It’s been awhile since I wrote something with April vacation, a respiratory infection, and life in general. It hasn’t helped that VMware has had a pretty quiet release cycle in Q1. An area I have been thinking a lot about recently is soft skills. I’ve been watching more Reddit threads than I’d like, where a constant theme has surfaced: “People enjoy tearing others down far too often to try to bring themselves up.” Today, I thought we would talk about something I’m referring to toxic superiority in the IT industry. Let’s discuss the problem that has continued to evolve in recent years.
What do I Mean By Toxic Superiority in IT?
As I wrote about a long time ago, everyone comes from somewhere. People in IT start out somewhere, whether its an intern, desktop support, help desk, etc. When you start out, it’s really challenging. You struggle from issues with confidence, trying to find out footing, etc.
The idea behind Toxic Superiority is that people have forgotten where they came from. Mostly, they paid their dues, but now “on occasion” have become pretentious jerks who sit in their ivory tower flinging insults at people they feel are serfs in their IT fiefdom.
The concept is so dissimilar than toxic masculinity, which we can all agree is a major problem. The superiority of people in IT is damaging to us all. It can take many forms. Some of the examples are:
- Constantly interrupting when others are talking.
- Talking down or belittling people
- Poking fun and embarrassing others for misusing terms or saying things that they think are incorrect.
- Minimizing or being dismissive of the contributions of others
- Refusing to chip in or constant belief that certain jobs or asks are beneath them
- Trying to do everything yourself because no one could possibly do what you can do.
Obviously there are countless other examples, but the overall idea is that people think they are the overlords of IT and you should go sit in your corner and revel in their greatness. Let’s discuss why this is such a problem.
Why is this Toxic Superiority Such a Problem?
I’m fully aware that writing this article is probably going to be divisive. There are people I like and respect that are guilty of this sort of behavior. Others will probably say “they should just ignore them.” Let’s be honest with ourselves, words permeate our inner most thoughts. You also have neuro-diverse personalities that will sometimes say things that can be misconstrued (like myself). Some of the reasons that toxic superiority are problematic are:
- Creates divisiveness among and within teams.
- Damages and potentially breaks good employees.
- Its Self-serving and only makes you feel better.
- Potentially stunts your own growth.
- Overall, its counterproductive and damages the culture.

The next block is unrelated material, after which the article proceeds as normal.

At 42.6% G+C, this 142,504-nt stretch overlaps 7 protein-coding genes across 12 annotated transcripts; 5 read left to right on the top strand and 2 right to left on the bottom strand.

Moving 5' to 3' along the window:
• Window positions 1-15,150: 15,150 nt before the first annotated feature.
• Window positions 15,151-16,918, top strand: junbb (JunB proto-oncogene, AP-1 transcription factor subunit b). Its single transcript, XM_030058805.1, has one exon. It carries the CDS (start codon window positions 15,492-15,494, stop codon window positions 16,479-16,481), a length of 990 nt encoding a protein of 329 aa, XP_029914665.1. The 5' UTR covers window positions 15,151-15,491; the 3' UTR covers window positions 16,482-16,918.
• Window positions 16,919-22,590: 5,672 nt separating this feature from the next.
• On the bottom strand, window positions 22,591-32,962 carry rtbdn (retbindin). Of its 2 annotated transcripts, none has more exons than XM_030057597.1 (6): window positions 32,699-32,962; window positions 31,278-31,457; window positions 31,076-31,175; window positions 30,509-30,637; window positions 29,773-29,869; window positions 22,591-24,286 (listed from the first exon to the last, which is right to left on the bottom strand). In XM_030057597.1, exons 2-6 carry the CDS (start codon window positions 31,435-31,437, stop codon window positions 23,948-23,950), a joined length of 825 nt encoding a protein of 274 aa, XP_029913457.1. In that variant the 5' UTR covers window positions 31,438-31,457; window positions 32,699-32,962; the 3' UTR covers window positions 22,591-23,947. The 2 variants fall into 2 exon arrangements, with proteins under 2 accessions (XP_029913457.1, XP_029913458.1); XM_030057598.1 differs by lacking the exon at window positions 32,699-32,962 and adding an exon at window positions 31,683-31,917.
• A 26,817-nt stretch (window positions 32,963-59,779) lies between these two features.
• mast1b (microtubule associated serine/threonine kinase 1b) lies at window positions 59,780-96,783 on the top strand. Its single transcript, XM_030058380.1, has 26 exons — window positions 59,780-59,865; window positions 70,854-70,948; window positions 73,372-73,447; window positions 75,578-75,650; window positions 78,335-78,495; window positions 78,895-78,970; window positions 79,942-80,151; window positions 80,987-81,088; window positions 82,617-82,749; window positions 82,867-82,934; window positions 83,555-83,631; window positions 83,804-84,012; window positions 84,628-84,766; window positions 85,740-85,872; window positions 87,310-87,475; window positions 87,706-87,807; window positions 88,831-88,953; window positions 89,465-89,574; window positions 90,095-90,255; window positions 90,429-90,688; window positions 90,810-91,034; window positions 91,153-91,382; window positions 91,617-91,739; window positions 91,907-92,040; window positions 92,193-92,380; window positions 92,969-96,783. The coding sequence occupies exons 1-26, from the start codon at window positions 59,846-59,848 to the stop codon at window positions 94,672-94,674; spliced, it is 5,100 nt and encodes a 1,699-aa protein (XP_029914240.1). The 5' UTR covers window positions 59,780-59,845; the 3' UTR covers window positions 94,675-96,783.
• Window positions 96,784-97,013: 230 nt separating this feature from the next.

Let’s discuss a few of these more items in detail.
Creating Divisiveness with our Actions
Let’s discuss a bit what divisiveness is:
a tendency to cause disagreement or hostility between people.
Sometimes people who think they are superior have a tendency to prove that their the smartest people in the room. From experience, this can occur because of insecurity, self-esteem, lack of confidence, etc. In my own experience, I think I did this early in my career because of impostor syndrome.
Some of the ways I’ve seen this manifest are:
- Interrupting people in meetings
- Constantly correcting others even when its irrelevant
- Frequently taking the contrarian point-of-view
It is a misnomer that there are no politics in IT. These sorts of behaviors are such a problem today. Most of us have worked with at minimum a few of these sorts of personalities. Our jobs are already difficult enough especially for people new to IT. When people create these problematic/hostile environments, it makes a good job into a stressful and miserable situation. The thing that makes it even more unfortunate is how often these behaviors go unchecked.
The Toll of Damaging Employees
As I just mentioned, toxic superiority can take a major toll on our psyches. Some of the behaviors that can damage people and ruin them are:
- Spreading gossip/talking about co-workers behind their back often in a derogatory way to flex their superiority.
- Creating lies/falsehoods.
- Being dismissive and overly critical.
- Constantly tearing people down to build themselves up.
I see this a ton especially with high-potential employees in entry-level positions like the help desk/desktop support/etc. A person is not their position. Those things are mutually exclusive. Sometimes people feel this need to talk about others, betray their confidences, tearing others down, poo-pooing their ideas, etc.